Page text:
MB on VC: The Importance of Purpose


Humans draw more from intrinsic than extrinsic motivation. And people who work on interesting problems are generally more intrinsically motivated and are happier people. They’re also shown to have greater longevity.

In their acclaimed Self-Determination Theory (SDT) of human motivation, Edward Deci and Richard Ryan introduce the causal relationship between intrinsic motivation and optimal motivation, performance, and well-being. They show that these outcomes arise from genuine interest and a sense of personal value for the challenge at hand (i.e., problem-solving) and, as a result, they tend to be more sustainable and drive optimal outcomes.

After almost 20 years of working with founders and startup leadership teams, I have found that teams that embrace problem-solving as a natural function of startup life are the ones that accelerate faster and build better cultures.  They also uncover opportunities for expansion more often.

In her book Grit, University of Pennsylvania and Wharton professor Angela Duckworth offers a list of case studies proving that the blend of an individual’s or group’s passion and perseverance for long-term goals is a reliable predictor of success.  

The simple summary of these studies is this: people who do things because they are personally rewarding (not because of external rewards or pressures) are reliably more successful over the long-term. This is why BIP Ventures searches for founders and leadership teams that are compelled and clear-minded about their purpose.    

It’s also why we seek to avoid partnering with “wantrepreneurs”— those who want the rewards that come with being an entrepreneur but none of the pain of daily and hourly problem-solving.

Intrinsic Motivation and Entrepreneurial Success

In my experience, I have seen a logical, predictable relationship between intrinsic motivation, grit, and entrepreneurial performance. The logical flow goes like this: teams that are more purpose-driven are grittier, and grittier teams take on and solve more problems than teams that are deterred by challenges. And that constant focus on problem-solving yields better overall business performance over time. Here are three things we know.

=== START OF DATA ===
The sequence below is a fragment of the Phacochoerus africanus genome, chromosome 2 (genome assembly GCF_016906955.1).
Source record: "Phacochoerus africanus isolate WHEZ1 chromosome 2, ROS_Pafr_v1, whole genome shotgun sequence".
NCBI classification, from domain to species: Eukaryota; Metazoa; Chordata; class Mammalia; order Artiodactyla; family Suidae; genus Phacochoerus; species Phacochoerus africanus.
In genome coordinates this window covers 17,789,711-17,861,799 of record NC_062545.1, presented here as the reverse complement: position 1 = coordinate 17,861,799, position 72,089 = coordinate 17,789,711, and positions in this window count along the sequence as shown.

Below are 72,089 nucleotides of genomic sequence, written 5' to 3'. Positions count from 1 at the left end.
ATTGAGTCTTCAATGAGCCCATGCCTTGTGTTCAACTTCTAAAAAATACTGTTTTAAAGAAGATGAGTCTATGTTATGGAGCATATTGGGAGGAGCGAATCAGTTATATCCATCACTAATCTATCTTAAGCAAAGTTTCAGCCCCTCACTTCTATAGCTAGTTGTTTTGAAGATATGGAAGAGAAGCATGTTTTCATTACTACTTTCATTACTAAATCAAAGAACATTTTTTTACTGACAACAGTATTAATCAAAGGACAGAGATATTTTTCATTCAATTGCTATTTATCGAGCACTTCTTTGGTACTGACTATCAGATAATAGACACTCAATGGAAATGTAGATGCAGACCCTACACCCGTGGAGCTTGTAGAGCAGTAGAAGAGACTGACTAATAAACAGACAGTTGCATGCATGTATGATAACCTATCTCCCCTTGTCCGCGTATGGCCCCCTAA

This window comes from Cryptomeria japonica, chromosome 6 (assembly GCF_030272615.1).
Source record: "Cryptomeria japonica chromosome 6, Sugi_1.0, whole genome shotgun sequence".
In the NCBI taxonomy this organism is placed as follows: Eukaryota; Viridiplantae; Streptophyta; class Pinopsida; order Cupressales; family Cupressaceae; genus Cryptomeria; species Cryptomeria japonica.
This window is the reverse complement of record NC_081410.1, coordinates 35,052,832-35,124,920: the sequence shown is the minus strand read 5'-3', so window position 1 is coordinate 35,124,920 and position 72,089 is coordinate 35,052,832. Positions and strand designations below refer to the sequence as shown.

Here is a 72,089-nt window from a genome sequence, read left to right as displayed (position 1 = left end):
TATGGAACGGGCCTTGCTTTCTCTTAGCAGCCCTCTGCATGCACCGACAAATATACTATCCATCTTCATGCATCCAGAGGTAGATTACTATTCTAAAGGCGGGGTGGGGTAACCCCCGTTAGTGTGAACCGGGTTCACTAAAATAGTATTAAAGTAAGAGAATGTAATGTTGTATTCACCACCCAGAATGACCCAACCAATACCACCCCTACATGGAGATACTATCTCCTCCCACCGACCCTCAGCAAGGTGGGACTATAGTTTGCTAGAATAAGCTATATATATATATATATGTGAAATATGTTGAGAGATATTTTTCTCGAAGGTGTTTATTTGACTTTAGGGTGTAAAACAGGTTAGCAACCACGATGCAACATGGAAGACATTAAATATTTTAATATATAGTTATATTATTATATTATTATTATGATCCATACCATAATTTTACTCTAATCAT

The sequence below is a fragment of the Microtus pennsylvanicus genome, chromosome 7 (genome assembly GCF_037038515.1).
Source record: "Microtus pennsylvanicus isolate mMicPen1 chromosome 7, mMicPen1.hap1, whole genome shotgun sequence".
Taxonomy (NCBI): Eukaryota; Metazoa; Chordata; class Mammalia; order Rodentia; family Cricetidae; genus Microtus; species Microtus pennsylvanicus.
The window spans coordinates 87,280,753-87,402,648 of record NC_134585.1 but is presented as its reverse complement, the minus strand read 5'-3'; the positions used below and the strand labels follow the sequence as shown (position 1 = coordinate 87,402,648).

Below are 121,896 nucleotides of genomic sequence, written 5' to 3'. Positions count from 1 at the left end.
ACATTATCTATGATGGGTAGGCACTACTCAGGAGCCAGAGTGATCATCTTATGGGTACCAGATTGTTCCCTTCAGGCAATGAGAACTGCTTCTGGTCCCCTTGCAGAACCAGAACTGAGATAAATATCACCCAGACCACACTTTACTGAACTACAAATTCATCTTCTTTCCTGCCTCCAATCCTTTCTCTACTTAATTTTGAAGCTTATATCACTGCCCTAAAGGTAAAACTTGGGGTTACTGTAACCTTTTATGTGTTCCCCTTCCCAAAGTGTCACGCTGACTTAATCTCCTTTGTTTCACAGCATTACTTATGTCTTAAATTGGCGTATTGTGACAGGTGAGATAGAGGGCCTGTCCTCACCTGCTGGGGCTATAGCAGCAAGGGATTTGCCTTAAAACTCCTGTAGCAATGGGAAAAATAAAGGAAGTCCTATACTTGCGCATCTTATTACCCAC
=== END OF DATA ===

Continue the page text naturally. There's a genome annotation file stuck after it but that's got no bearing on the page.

Passion Yields Persistence

When entrepreneurs are personally passionate about and interested in their work, they tend to perform better. This is likely because intrinsic motivation is associated with persistence, creativity, and problem-solving. These teams tend to be more willing to experiment and take calculated risks, and more capable of thinking outside the box.

Intrinsically motivated people are 2.5 times more likely to stick with a task when it gets difficult because they are genuinely interested in it and to find it challenging. They also are more likely to believe that they can succeed. (Study by the University of California and published in the journal Motivation and Emotion) Not surprisingly, these tenacious people are 1.5 times more likely to achieve their goals because they are more likely to stick with them, even when they are difficult. (Study by the University of Chicago and published in the journal Psychological Science)

Passion and persistence are especially critical success indicators because founders and their teams need resilience to endure every phase of the Gartner Hype Cycle – including the Trough of Disillusionment.  

Motivation Thrives on Autonomy